Reflections on Stars

• Starshine inspires awe and wonder
• Imagination leads to inspiration and discovery
• Discovering what forms the whole leads to greater understanding
• Coldness and distance are a matter of perspective
• Light can seem distant when we are in a dark tunnel
• We often crave guidance and assurance of our way
• Having a reference point helps determine our position
• Argument is a heat that burns deeply
• A positive personality brightens those around them
• Gaze into the clear night sky and feel your worries recede
• The vastness of the heavens is a small taste of eternity
• Our Creator knows every star by name

Preparation

apple red_peel_pexels_cropped

I lifted my nose appreciatively as the scent of apples wafted through the house, creating images of years gone by. It was the season for apples, one I always looked forward to. In the town where I grew up, we had one large old apple tree and several smaller ones in our backyard. They were the best red apples anywhere! I still remember their sweet crisp taste, although the trees are now long gone.

Gathering and preparing those apples was a family affair. We separated the older apples that the bees, birds, and other insects were enjoying and brought the others in to wash and pare, setting some aside for eating as they were. A lot of preparation went into canning the applesauce, sliced apples, apple butter, and apple jelly, not to mention apple pie, cake, or other goodies. Preparing ahead of time made the work go easier and the results were appreciated during the months ahead.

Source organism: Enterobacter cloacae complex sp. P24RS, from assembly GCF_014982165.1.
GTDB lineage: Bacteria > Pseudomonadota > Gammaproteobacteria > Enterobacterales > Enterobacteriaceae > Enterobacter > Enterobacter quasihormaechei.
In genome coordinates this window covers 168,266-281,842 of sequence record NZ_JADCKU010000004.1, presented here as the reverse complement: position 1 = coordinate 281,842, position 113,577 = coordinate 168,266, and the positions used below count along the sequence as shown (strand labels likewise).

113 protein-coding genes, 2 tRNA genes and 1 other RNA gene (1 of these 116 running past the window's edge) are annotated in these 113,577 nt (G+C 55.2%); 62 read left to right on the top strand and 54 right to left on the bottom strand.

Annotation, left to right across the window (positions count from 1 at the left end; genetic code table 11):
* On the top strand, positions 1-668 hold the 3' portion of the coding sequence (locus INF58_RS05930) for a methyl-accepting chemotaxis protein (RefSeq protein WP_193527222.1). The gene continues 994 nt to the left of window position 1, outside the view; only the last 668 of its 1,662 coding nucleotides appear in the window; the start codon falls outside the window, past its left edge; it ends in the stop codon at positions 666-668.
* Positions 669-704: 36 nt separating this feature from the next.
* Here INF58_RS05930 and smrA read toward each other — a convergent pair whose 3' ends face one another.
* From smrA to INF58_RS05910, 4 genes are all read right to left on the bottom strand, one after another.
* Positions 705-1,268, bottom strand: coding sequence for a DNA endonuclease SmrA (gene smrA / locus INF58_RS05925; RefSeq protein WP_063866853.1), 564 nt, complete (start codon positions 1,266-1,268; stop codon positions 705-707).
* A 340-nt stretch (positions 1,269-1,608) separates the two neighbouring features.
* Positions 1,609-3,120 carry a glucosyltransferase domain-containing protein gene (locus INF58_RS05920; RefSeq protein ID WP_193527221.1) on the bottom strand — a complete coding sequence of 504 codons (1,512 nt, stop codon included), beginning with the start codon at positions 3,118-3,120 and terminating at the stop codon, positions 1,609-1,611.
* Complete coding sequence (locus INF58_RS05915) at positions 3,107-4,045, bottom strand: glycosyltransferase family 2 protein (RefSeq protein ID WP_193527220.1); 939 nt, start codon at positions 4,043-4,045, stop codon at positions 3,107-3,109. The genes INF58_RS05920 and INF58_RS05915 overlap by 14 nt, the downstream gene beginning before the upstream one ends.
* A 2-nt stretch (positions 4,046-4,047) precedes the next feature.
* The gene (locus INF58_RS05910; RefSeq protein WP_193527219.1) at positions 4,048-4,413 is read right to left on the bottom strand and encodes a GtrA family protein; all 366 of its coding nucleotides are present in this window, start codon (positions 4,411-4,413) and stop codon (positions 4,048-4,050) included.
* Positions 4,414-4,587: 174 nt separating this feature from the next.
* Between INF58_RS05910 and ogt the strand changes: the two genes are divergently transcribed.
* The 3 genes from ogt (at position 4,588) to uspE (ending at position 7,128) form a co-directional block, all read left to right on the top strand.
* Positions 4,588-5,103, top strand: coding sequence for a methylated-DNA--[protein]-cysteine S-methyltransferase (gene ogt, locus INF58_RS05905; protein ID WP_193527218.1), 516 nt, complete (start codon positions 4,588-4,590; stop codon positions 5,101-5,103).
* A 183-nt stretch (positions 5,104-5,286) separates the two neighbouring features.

Preparation is a part of life. Sometimes we are called to prepare things in advance of events, like setting the table for a meal or arranging items for a program. I remember the story of John the Baptist, as prophesied by the prophet Isaiah, “See, I am sending my messenger ahead of you, who will prepare your way.” * John’s words got the people who heard them ready to receive the words of Jesus.

While I have learned to “go with the flow” when needed and have enjoyed occasional spontaneous activities, preparation is important for daily routines as well as long-term future needs, goals, or hopes. It reminds me of the movie trailers released as previews to upcoming shows. Haven’t we all at some time, upon seeing a preview or hearing of the anticipated release date, said, “Oh, I’d like to see that!” The movie previews put the word out that something good is coming that we just don’t want to miss!

How can we prepare ourselves to receive the words God has for us? It has been easy in times past to let my good intentions slide away or my quiet time with God to be relegated to a quick, sometimes desperate, “Oh God, please help me today” as I rush out the door. I don’t want to miss the good things coming or the encouragement offered in a mad rush to the next thing.

Like those apple gathering seasons, to receive the full benefit and goodness God has in store for me I have to prepare to receive Him. Times for quiet, for worship, for study, for listening, for fellowship, for obedience, or for action must be intentional. Discovering what these are for us and making them a priority is part of the preparation.

I hope that we can pause to ask ourselves regularly, “How am I preparing to receive God and the blessings, love, guidance, and support He has for me each day?”

*Mark 1:2

Reflections on Cicadas

cicada-by parlansky_Pixabay

• Transitions may cause both anticipation and anxiety
• Be watchful and allow time for outcomes to develop
• Value the past for it prepares us for the todays and tomorrows
• We grow accustomed to the familiar and the constant
• The cries and words of the forgotten are paid no heed
• Loss is felt the greatest when we first realize absence
• The roar of circumstances can drown out all else
• The effects of our experiences crawl into all areas of our life
• Our soul is carried in the swell and fall of majestic music
• Join your voices for the cause of good and wholeness
• A joyful chorus gains strength as others join in
• Lift your voice and your hands when the season is right
• Hear the words of the One who calls us to Him